Break from hoops has Jones recharged with laser focus for Illini


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CHAMPAIGN — Tevian Jones spent the time from the end of the spring semester in mid-May and his return to campus earlier this month laying low. The Illinois sophomore guard didn’t spend much time in the gym. He used it instead as what he called "me time" to take care of himself.

Jones saw that downtime as important. His freshman season at Illinois epitomized the idea of a roller-coaster season. The four-star, top-100 recruit arrived in Champaign a year ago with some fairly lofty expectations on his shoulders as exactly the type of athletic wing the Illini coveted.

One game in late January — Jones’ 18-point breakout at Madison Square Garden in a big win against Maryland — was the Chandler, Ariz., native just beginning to tap into his potential. The eight-game suspension for a violation of team rules that kept him sidelined the entirety of December wasn’t.

So that’s why Jones felt it necessary to focus on himself in his few weeks off and come back to Champaign for another round of summer workouts with laser focus.

"It was good for me to kind of get away from it for a little bit and get my mind right and get myself right so I could come back and be my best self," Jones said. "It did help. It helped me get more focused on the goal at hand and goal at task. That was good for me. I was able to clear my mind of all distractions and all the other things that weren’t good for me. I was able to get focused while I was away.

"My mindset (coming back to campus) was go 100 percent and make sure I’m getting better every single day — not taking anything off and not taking anything lightly. I’m making sure I was getting right back into the flow of things and right where I left off."

Jones scored eight points in his Illinois debut in the 2018-19 season opener against Evansville. He pulled down four rebounds, too, and while not making any of his three-point attempts was confident enough in himself to take them. The next five games saw the 6-foot-7, 205-pound wing play sparingly. Then came the suspension, which stretched from the Nov. 27 game at Notre Dame through the first Big Ten game of the new year on Jan. 3 at Indiana.

"That did impact me," Jones said about his time on the bench. "When I came back, I tried to give everything I could give. I guess it just wasn’t enough to get us where we needed to go, but this year, that’s going to be different."

Jones is different. He owned up to the mistake that led to his suspension when he returned in January. Put in extra work on and off the court to try and both make up for the games he didn’t play and catch up because he missed out on the opportunity to do so.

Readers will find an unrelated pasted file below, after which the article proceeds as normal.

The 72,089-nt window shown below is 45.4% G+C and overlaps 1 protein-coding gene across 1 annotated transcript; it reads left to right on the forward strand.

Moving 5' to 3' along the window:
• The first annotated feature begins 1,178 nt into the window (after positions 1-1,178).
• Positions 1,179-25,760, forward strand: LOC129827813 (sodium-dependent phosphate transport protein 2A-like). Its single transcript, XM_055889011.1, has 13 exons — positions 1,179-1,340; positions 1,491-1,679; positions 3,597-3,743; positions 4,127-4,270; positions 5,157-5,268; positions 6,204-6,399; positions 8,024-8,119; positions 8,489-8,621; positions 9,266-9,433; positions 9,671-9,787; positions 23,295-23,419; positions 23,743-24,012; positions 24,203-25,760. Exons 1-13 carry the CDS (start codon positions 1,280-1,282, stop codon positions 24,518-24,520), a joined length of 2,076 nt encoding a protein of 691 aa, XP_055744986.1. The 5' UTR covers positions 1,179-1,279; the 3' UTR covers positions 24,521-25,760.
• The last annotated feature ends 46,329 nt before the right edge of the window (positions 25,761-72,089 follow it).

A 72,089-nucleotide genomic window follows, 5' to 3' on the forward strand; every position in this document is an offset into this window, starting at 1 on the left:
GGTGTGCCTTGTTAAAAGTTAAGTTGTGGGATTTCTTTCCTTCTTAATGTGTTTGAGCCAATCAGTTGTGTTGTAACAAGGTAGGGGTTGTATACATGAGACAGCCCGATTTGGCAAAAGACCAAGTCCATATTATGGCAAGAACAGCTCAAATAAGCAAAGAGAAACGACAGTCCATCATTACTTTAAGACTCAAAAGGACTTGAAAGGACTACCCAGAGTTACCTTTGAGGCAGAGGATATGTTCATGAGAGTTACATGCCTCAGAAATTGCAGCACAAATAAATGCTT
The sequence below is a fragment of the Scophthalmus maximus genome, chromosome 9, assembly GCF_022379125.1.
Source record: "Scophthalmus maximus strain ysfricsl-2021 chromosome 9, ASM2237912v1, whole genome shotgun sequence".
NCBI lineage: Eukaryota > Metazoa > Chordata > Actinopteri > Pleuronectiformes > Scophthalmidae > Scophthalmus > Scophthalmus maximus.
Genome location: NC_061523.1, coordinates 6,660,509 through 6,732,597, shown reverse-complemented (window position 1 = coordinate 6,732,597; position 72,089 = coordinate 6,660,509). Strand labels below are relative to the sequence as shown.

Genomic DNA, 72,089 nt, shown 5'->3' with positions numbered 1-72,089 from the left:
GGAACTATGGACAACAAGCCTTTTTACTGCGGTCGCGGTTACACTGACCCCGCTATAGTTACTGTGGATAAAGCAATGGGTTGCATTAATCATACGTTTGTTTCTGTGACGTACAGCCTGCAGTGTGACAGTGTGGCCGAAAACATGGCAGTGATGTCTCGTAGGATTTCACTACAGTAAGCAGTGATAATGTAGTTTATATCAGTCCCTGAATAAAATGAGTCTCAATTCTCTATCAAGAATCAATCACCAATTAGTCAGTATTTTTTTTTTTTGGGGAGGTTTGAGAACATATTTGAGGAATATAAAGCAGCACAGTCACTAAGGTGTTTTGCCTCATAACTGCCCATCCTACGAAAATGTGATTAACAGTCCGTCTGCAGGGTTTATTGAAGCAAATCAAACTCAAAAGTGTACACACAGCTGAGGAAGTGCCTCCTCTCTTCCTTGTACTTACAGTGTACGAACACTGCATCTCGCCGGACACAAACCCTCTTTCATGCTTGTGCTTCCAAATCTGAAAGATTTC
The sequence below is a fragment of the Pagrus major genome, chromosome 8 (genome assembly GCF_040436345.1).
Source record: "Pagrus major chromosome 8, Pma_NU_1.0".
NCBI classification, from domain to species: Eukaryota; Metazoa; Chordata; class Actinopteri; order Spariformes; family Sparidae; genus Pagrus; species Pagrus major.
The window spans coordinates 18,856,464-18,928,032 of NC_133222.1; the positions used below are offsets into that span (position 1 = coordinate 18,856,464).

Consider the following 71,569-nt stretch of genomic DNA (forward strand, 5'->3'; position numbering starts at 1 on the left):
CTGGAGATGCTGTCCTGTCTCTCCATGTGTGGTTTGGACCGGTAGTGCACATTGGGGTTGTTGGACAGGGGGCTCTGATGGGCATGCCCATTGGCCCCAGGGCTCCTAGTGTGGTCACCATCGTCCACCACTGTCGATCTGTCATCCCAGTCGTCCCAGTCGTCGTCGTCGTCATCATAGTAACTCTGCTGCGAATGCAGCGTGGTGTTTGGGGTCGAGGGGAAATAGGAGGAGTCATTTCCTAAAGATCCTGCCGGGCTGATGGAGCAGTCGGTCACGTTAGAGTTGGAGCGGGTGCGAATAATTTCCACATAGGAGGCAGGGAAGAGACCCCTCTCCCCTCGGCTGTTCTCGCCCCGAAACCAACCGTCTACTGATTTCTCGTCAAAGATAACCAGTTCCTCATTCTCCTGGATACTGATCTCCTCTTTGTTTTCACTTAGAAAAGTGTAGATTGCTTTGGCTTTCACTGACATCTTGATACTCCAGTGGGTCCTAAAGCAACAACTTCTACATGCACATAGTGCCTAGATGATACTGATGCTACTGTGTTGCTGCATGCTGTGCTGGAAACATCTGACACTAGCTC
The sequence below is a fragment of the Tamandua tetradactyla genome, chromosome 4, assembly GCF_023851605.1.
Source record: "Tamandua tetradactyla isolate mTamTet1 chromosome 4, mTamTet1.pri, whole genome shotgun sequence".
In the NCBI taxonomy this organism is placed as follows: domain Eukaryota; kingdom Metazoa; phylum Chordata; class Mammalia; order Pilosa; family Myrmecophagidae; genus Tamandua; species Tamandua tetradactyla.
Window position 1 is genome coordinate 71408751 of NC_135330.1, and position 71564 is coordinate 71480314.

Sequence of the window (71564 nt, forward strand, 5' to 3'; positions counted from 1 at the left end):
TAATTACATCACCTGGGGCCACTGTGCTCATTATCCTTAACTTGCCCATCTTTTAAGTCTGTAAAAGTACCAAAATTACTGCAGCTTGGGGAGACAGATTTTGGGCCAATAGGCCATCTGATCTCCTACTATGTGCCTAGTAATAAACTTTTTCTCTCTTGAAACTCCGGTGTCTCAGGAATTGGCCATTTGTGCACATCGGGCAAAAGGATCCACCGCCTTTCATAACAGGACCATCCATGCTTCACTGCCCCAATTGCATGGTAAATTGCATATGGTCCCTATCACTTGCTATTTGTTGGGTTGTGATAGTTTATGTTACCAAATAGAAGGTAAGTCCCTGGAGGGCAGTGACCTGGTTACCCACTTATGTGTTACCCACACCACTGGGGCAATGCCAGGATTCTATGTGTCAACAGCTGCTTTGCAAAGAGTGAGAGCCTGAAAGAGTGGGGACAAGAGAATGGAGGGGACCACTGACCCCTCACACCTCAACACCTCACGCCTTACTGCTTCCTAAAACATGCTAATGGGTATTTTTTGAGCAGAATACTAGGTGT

A year of college basketball under his belt, Jones feels different, too.

"I feel like I did change," he said. "I matured a great deal. I changed mentally. I grew up more, so I know what to do now. That did change me. I feel like I’m coming back this year a different person — a different Tevian Jones — and I feel like everybody’s going to see that. I feel like, at the end of the day, that’s what’s going to be best for this team.

"I view the whole last season as a learning experience. I learned a lot last year sitting out and being able to watch from the sidelines and then going back in the game."

Jones’ focus this summer is three-fold. At the top of his list is becoming a better defender — putting his athleticism and length to good use. Both will help him on the offensive end, too. Mostly, though, Jones just wants to win after Illinois struggled down the stretch and finished last season with 12 wins and a program record 21 losses.

"Our goal is to win the Big Ten championship and be in the NCAA tournament," Jones said. "My goal is to help this team do that, and whatever I need to do to help this team I’m going to do it."

So Jones has stepped up his effort this offseason. He’s spending more time in the gym with assistant coaches Chin Coleman and Orlando Antigua working on his shot, footwork and ability to finish at the rim. When it comes to shots, he’s simply taking more — as many as 500-600 a day.

"That is more than I was shooting (last season)," Jones said. "I wasn’t really getting that many shots up a day, and I was inconsistent with getting my shots up. I feel like that’s what’s really been helping me is staying consistent.

"I feel like I can bring a lot to this team. Last year, I wasn’t really able to do what I needed to do because I was out for a little bit. I’m going to have a full year this year. With that, I’m going to be able to bring my full potential out. My full potential will be able to show. I’ll be able to help this team with rebounds and scoring and on the defensive end."

Jones is putting in work off the court, too. Half his official workout time each week — like his teammates — is spent with strength and conditioning coach Adam Fletcher. Jones said he’s already gained three or four pounds this month, and his added strength can help him be more physical and "dominate" at his position.

Just as helpful has been the extra time he’s spent with assistant to the head coach Geoff Alexander watching film.

"We’ve been talking about some of the offensive stuff — some of the things at the wing position through the offense — that I can do that could help me be more efficient," Jones said. "That’s really been helping me, and I feel like that’s going to bring my game to another level.

"I want to see myself improving more on the mental part of the game. Make sure I’m staying one or two steps ahead. … I’m making sure I understand what’s going on on the court so I can execute what I need to do."

College/Prep Sports Reporter

Scott Richey is a reporter covering college basketball at The News-Gazette. His email is, and you can follow him on Twitter (@srrichey).